A Night To Remember

It’s Easter Monday, which means time for a movie that won’t give you any stomach aches. A Night To Remember was made in 1943 and the director was Richard Wallace. Wallace directed over 60 movies from the 20s to the 40s, but his name isn’t very familiar. BBC viewers may remember his movie The Fallen Sparrow, which adorns occasional tv afternoons.
In A Night To Remember, often confused with the Titanic movie made 15 years later, Brian Aherne stars alongside Loretta Young. Aherne is a crime writer, married to Young and about to unpack all of their stuff in the newly rented basement space somewhere in the big city. The couple want to have a drink in a local pub and overhear some gangster-ish type meeting fellow thugs in the couple’s brand new apartment. Though the night passes quietly, morning smacks the couple in the face: they discover there’s a body on the premises. The police suspect Aherne may be behind the murder (after all, a lot of his oeuvre has the word ‘murder’ in the title), but the couple is helped by the fact the house seems to be full of dark personalities.

… oh, and a tortoise. Yes, there’s a tortoise running… sorry… crawling through the house. It’s even the basis of a couple of scary moments: “I feel something touching me… eek… never mind, it’s just the tortoise.”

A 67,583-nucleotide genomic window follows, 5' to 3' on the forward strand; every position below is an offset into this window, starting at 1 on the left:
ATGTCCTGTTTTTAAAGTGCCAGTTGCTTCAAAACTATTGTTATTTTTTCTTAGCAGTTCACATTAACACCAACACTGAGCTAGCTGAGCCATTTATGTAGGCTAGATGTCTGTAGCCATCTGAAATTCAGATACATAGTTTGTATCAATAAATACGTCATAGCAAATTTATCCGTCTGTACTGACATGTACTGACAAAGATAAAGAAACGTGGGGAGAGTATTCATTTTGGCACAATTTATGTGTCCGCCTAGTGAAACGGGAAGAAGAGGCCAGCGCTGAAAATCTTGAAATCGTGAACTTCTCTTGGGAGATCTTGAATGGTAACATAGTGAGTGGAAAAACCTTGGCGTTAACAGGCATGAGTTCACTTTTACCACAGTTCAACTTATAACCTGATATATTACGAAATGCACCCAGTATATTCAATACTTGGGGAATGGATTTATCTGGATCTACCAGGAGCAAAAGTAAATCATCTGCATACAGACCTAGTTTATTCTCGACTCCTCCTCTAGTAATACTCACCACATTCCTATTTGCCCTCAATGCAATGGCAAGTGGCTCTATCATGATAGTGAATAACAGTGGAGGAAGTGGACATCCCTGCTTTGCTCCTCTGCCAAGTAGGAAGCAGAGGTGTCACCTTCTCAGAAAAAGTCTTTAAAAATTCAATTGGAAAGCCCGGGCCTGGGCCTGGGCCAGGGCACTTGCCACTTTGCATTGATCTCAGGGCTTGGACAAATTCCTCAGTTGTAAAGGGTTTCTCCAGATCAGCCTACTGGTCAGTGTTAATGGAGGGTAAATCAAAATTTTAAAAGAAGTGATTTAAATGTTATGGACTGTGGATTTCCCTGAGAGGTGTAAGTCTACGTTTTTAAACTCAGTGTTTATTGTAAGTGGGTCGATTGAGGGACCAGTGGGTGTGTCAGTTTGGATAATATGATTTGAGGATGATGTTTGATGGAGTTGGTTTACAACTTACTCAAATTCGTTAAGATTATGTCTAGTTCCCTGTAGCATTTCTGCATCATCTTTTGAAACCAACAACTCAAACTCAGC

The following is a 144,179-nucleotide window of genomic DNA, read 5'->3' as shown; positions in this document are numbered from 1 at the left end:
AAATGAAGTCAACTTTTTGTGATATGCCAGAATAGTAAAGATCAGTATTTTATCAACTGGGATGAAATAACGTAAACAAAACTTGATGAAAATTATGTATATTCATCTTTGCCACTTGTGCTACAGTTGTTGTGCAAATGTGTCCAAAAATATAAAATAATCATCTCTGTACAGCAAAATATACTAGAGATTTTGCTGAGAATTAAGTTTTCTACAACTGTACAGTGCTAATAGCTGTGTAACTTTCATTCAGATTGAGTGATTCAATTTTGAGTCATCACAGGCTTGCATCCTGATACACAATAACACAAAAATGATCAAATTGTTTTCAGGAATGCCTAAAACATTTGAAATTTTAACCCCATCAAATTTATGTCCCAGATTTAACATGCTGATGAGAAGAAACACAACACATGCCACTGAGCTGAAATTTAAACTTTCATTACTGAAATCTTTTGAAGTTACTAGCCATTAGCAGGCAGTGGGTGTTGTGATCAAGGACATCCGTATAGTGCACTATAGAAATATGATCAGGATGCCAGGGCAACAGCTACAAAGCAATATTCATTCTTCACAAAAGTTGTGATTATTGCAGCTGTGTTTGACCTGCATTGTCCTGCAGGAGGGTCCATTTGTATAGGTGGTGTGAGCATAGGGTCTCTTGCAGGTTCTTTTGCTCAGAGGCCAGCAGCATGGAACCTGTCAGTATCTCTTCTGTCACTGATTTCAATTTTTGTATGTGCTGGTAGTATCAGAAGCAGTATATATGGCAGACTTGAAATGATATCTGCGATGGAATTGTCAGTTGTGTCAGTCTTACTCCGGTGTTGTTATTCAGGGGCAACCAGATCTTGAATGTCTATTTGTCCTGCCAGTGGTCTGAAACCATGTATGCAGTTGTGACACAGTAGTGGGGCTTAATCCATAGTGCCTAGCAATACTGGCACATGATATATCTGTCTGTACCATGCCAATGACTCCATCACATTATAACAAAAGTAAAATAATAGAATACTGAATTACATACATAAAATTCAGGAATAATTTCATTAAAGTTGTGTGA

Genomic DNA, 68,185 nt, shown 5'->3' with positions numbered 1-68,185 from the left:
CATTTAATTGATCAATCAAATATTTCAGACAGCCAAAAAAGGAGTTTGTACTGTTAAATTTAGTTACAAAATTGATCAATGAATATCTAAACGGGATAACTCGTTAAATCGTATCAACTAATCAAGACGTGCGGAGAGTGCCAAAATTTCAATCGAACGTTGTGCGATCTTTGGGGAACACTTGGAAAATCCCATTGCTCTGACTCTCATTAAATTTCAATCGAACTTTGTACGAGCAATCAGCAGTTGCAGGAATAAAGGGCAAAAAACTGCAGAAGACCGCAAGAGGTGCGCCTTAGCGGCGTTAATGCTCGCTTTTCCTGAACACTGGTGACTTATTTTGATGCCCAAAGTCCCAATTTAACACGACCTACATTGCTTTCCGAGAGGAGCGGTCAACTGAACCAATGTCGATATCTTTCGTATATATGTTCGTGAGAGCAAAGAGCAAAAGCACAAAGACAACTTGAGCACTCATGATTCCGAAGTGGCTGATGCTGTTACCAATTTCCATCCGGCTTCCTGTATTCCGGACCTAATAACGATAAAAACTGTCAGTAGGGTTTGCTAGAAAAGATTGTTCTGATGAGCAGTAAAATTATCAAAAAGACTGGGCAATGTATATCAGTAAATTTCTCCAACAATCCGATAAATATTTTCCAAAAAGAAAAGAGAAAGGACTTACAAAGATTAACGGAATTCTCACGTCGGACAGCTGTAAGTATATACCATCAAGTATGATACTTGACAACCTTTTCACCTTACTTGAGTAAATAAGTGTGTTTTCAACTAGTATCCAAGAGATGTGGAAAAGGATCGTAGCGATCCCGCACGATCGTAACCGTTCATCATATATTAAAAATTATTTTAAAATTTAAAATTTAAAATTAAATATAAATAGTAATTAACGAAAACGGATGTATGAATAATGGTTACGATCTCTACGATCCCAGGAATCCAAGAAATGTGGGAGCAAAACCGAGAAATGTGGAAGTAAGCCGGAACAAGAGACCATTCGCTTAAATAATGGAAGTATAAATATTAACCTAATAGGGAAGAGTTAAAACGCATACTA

Anyway, that does give you some indication of how scary this film is. When I bought it, it was presented to me as a film noir. It is not. The closest resemblance is the wonderful crime slash comedy series The Thin Man. Sadly, this does not involve the wonderfulness of Myrna Loy and William Powell, which makes A Night To Remember about as strong as some of the lesser Thin Man output.

The attempts at slapstick humour (i.e. Aherne’s continuing attempts to open the apartment’s sturdy door) are not as fun as they’re meant to be, the crime factor isn’t scary or exciting at all, but the snoozing factor of this film somehow works to its benefit. There’s no real reason to superbly like the movie, but you can’t dislike it either.

The film is out on DVD in Spain, but I had trouble ordering it locally. The best way to obtain this film is still Xploited Cinema (link), as long as they’re still around…
The DVD contains the film in both English and Spanish audio, with optional Portuguese subtitles. The extras department took a day off and you’re left with only a couple of trailers.

Our verdict: 6/10

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